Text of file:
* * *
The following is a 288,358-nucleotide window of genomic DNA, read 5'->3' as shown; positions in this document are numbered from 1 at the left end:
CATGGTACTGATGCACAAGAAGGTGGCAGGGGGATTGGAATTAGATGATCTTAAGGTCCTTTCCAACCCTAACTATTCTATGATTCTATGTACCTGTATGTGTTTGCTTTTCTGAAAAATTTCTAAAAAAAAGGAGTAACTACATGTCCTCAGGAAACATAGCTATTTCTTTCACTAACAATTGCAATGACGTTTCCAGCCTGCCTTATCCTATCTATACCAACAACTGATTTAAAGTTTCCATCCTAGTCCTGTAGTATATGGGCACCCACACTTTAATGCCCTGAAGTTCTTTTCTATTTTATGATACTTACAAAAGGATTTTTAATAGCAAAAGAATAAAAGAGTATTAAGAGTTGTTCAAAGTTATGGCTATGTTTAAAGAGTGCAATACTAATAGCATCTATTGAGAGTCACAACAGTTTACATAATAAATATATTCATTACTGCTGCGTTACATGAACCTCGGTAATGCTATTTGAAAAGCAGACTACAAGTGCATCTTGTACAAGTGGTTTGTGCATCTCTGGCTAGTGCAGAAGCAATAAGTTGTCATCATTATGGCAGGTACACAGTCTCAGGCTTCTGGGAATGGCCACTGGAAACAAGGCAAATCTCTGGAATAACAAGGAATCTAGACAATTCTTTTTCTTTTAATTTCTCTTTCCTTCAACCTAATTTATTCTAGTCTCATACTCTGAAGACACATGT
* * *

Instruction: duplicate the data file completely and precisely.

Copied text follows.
The following is a 288,358-nucleotide window of genomic DNA, read 5'->3' as shown; positions in this document are numbered from 1 at the left end:
CATGGTACTGATGCACAAGAAGGTGGCAGGGGGATTGGAATTAGATGATCTTAAGGTCCTTTCCAACCCTAACTATTCTATGATTCTATGTACCTGTATGTGTTTGCTTTTCTGAAAAATTTCTAAAAAAAAGGAGTAACTACATGTCCTCAGGAAACATAGCTATTTCTTTCACTAACAATTGCAATGACGTTTCCAGCCTGCCTTATCCTATCTATACCAACAACTGATTTAAAGTTTCCATCCTAGTCCTGTAGTATATGGGCACCCACACTTTAATGCCCTGAAGTTCTTTTCTATTTTATGATACTTACAAAAGGATTTTTAATAGCAAAAGAATAAAAGAGTATTAAGAGTTGTTCAAAGTTATGGCTATGTTTAAAGAGTGCAATACTAATAGCATCTATTGAGAGTCACAACAGTTTACATAATAAATATATTCATTACTGCTGCGTTACATGAACCTCGGTAATGCTATTTGAAAAGCAGACTACAAGTGCATCTTGTACAAGTGGTTTGTGCATCTCTGGCTAGTGCAGAAGCAATAAGTTGTCATCATTATGGCAGGTACACAGTCTCAGGCTTCTGGGAATGGCCACTGGAAACAAGGCAAATCTCTGGAATAACAAGGAATCTAGACAATTCTTTTTCTTTTAATTTCTCTTTCCTTCAACCTAATTTATTCTAGTCTCATACTCTGAAGACACATGT